It is also a weighty responsibility which none would dare to undertake except for the call of God.


Give them holiness of life, wisdom and gentleness in their ministry, and perseverance in prayer, we all say in the post-communion prayer.

I am not here, at Holy Cross Cathedral in Gaborone. But I am in spirit.



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Moses Holango R.I.P.

‘With deep sorrow, Rev. Moses Holonga is late and will be buried in Nswazwi near Fransistown this weekend.’ That’s the message I receive from friends at Kgolagano College today.

I first visit Rev. Holonga in 1988, when I am still a seminarian. (I write about that visit in a Botswana diary entry dated April 27, 2010, available on this website.) At the time I am interested in grassroots theological education, and I am excited to see the work that Kgolagano, under the leadership of Basil Manning, is doing. After visiting the school, they send me off to spend time with one of their students, Moses Holonga.

I remember him to this day, his driving me in his pickup to his home, located northwest of Francistown, a remote spot with a thatched compound, cattle and goats. I am given glimpses of his ministry.

He is, folks at Kgolagano tell me in 2010, ‘very old.’ I regret not managing to visit him again.

He is a leader of one of the African-initiated churches, meaning he is a part of a church not established by European missionaries. Some come into being on their own. Others are breakaways from European missions, some because of disagreements over theology (they used to be called Zionist churches), others because of disagreements with mission leadership (they used to be called Ethiopian churches). There are thousands of them all across the continent. Kgolagano has trained many of their Batswana leaders.

He will be buried in Nswazwi, they tell me.

I make no claim to know much of the history of Nswazwi. I do know that around 1901 the London Missionary Society (LMS) sends a Rev. Motiki to work among the Ba Ka Nswazwi, and by 1921 a church has been built there. The ruins of it remain.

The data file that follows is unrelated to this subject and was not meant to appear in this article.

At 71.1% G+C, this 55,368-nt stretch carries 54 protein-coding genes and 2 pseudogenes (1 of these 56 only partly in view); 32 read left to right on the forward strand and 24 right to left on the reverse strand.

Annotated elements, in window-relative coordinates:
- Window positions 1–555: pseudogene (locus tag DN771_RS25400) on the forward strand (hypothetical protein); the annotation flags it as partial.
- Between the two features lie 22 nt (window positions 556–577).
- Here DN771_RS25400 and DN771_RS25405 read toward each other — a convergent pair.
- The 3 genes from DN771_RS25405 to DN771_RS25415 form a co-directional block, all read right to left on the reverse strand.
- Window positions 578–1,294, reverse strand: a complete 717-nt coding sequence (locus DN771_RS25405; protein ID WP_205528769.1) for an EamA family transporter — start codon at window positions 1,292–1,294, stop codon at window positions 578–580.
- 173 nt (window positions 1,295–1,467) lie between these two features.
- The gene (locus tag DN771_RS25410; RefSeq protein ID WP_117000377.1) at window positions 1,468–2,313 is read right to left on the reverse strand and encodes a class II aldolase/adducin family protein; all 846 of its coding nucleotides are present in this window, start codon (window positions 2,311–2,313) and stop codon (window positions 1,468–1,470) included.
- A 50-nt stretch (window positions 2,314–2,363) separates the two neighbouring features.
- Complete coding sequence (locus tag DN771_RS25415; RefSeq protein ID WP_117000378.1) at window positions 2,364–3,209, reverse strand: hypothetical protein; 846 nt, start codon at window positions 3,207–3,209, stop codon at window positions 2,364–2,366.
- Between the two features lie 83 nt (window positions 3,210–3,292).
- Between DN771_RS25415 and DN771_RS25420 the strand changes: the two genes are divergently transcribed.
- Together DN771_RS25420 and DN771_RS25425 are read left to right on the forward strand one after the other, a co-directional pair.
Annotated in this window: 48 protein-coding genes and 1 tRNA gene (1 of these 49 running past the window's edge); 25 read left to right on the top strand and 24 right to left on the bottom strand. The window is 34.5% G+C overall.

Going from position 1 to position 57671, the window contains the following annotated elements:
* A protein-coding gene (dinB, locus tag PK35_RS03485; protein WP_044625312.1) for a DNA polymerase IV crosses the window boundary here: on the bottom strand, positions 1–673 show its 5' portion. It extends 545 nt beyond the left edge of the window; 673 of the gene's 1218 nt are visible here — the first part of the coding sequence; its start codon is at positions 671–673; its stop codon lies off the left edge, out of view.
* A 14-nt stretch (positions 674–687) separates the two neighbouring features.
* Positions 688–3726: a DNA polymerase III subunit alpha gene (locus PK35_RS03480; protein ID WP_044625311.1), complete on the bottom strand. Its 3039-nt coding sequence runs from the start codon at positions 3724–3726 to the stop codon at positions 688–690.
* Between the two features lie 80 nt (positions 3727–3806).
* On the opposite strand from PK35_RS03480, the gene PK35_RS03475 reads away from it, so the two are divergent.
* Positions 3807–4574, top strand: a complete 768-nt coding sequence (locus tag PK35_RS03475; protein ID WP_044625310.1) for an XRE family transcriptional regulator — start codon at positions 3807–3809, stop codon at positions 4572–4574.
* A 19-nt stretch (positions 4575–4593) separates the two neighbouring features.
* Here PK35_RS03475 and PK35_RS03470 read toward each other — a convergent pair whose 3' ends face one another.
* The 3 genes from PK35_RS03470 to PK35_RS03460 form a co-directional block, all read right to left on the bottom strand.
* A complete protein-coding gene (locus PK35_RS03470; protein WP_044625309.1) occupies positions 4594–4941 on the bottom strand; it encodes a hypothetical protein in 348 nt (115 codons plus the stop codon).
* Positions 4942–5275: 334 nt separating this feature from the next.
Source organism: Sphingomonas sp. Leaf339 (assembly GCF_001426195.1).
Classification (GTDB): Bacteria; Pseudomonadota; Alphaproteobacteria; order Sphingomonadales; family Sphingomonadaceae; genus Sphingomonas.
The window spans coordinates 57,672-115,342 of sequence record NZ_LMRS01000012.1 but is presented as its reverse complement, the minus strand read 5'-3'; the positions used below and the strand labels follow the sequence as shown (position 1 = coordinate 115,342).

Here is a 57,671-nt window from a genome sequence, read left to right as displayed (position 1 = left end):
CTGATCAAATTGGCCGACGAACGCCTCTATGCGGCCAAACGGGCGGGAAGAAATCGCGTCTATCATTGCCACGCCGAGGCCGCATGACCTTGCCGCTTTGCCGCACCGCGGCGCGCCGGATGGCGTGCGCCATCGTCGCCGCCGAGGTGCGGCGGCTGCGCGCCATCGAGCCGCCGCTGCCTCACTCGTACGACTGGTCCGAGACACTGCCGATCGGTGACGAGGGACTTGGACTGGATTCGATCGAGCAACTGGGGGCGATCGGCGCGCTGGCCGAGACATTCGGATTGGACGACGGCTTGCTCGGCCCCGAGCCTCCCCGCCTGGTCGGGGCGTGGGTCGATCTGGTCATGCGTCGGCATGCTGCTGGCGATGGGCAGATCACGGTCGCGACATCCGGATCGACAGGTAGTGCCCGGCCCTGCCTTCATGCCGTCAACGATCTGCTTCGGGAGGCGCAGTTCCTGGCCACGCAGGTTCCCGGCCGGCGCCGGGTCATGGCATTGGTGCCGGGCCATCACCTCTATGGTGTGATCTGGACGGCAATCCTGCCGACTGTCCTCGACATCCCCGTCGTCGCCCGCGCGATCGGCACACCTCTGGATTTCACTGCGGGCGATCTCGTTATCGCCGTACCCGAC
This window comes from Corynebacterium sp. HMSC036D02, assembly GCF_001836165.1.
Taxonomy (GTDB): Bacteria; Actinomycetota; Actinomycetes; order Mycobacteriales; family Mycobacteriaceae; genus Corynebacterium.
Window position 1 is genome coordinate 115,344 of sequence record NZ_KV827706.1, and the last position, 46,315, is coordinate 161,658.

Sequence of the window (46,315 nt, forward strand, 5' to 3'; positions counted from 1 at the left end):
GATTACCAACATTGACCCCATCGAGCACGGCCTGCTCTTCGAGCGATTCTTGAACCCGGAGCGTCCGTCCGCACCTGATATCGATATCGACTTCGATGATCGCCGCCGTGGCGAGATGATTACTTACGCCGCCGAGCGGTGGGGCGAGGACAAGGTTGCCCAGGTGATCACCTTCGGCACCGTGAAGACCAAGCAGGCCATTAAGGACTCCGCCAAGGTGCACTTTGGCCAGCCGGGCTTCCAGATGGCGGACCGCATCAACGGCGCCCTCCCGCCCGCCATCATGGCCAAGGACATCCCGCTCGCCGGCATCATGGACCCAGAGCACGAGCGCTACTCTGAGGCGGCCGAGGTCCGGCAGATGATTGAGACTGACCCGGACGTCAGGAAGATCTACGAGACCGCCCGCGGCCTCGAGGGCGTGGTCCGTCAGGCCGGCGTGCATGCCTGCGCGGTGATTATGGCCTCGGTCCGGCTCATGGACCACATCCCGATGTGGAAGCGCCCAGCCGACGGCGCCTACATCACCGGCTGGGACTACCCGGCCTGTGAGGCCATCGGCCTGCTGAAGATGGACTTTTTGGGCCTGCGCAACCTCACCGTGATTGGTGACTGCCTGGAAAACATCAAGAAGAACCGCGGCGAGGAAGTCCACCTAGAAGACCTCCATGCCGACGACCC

One of Rev. Motiki’s converts, Rev. Holonga, takes over in 1910, and he is the one who opens the new church in 1921. He is eventually replaced by his son, Rev. Moses Holonga. At some point ‘my’ Rev. Holonga – the son – leaves the LMS and enters the world of the African-initiated churches. I do not know when, nor why.

The only other thing I know about him has to do with a second, non-church, theme in the history of Nswazwi. It seems that a chief of the BaKalanga Baka-Nswazwi by the name of John Madawo Nswazwi and another ethnic leader find themselves in conflict back in the 1940s, and Chief Nswazwi is on the losing end. He is exiled by the British to Mafeking, in South Africa (the city actually serves as Botswana’s capital during the colonial era), in 1947, then finds refuge in Zimbabwe, then Rhodesia, the following year. He dies and is buried there in 1960.

Which brings us back to Rev. Holango. Chief Nswazwi and his followers want him to be buried back in Nswazwi village, and that finally happens in 2002. Abel Abednico Mabuse, writing recently in the newspaper Mmegi, says that Rev. Holango ‘is famously remembered for the reconciliatory sermon he offered during the reburial of John Madawo Nswazwi.’

Now, this weekend, Rev. Holango will be buried there too.

I wish I knew more about his story. I am at an age where people’s stories, especially their faith journeys, intrigue me. How does this man – kind, hospitable, welcoming – travel from following in his father’s footsteps as a pastor with what is now the United Congregational Church of Southern Africa (Botswana Synod) into the independency of an African-initiated church? What marks his ministry? What might we know beyond his studies at Kgolagano, and his giving a ‘reconciliatory sermon’?

For those who knew him, may his stories remain. For the rest of us, may his soul rest in peace.